[D8828ABD], Letter from Samuel M Whelpley to Thomas Alva Edison, April 6th, 1888


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"I had the pleasure of seeing Messrs. Hamilton & Payne, some months ago:--when they were here, on a search for fibre. ### I procured them some "marine fibre." which did not stand the required tests I believe. At the time of their visit I did not learn exactly what was desired:--and was entirely occupied in the construction of a light house on the coast. I believe that the artice you require, can be obtained here. In looking over some old notes of forest travel, there has been recalled to memory a peculiar growth, somewhat resembling the "Marine fibre" in appearance:--but of great tensile strength. A French engineer, my companion at the time used to call it, "vegetable wire." ### Although flexible it is sufficiently hard 'en masse' to resist the blow of the 'matchet' and turn its edge. A sample, or a complete description of the required article might determine the question. ### I have had some eight years experience in the wildest and least accessible parts of the Colombian forests:--and among the tribes of Indians between the head waters of the 'Cauca' and the watershed drained by the 'Japura.' If it is anything in the nature of vegetable fibre:--I have no doubt of its existence here, as the variety is infinite. But it must be sought for off the usual routes of travel. ### The fibre of which I have a fair recollection: is smooth, dark as whalebone and as flexible; one or two threads of it would be strong enough to suspend camp lluggage weighing thirty or forty pounds. ### And if you have not already been smiled in your choice, I should be pleased to hear from you. ### And have the honor to remain Sir" Your most obedient servant, P.M. Whelpley TAE marg: "Thank him and say that since Messrs P & H were there I have found just what is wanted--however if he ever comes across anything good to kindly mail a sample etc. etc." "Ans 1/5/88."]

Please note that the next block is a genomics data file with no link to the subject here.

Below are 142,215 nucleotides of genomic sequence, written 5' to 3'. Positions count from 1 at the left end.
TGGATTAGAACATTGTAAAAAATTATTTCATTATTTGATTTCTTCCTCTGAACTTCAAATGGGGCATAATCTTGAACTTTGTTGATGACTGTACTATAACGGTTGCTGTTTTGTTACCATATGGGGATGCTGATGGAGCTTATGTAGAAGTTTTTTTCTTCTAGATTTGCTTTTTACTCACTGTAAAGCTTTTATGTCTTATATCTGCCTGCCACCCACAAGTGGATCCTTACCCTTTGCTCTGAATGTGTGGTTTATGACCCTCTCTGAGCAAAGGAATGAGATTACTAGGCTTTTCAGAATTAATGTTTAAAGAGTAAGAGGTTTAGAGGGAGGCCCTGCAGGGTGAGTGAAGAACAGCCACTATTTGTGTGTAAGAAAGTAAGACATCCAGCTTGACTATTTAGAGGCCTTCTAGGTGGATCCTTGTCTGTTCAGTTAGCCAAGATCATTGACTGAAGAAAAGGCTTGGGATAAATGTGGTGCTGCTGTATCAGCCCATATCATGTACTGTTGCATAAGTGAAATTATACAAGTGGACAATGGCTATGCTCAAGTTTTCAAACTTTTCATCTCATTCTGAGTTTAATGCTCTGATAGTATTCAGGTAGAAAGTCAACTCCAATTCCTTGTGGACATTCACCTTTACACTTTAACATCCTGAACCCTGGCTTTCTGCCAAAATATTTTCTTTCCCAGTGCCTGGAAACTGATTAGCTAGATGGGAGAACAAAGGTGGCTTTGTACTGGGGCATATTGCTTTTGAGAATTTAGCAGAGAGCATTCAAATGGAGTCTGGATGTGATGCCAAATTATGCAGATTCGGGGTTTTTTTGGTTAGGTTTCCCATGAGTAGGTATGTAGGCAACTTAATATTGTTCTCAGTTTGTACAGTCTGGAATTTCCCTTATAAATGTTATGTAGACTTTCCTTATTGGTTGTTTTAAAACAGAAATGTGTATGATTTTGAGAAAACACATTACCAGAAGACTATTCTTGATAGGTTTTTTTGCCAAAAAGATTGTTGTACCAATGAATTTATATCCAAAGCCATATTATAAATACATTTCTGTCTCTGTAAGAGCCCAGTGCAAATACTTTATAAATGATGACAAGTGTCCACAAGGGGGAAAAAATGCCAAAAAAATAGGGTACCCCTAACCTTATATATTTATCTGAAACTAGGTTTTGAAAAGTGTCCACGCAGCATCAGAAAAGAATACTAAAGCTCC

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[D8828ABD], Letter from Samuel M Whelpley to Thomas Alva Edison, April 6th, 1888

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Thomas A. Edison Papers, School of Arts and Sciences, Rutgers University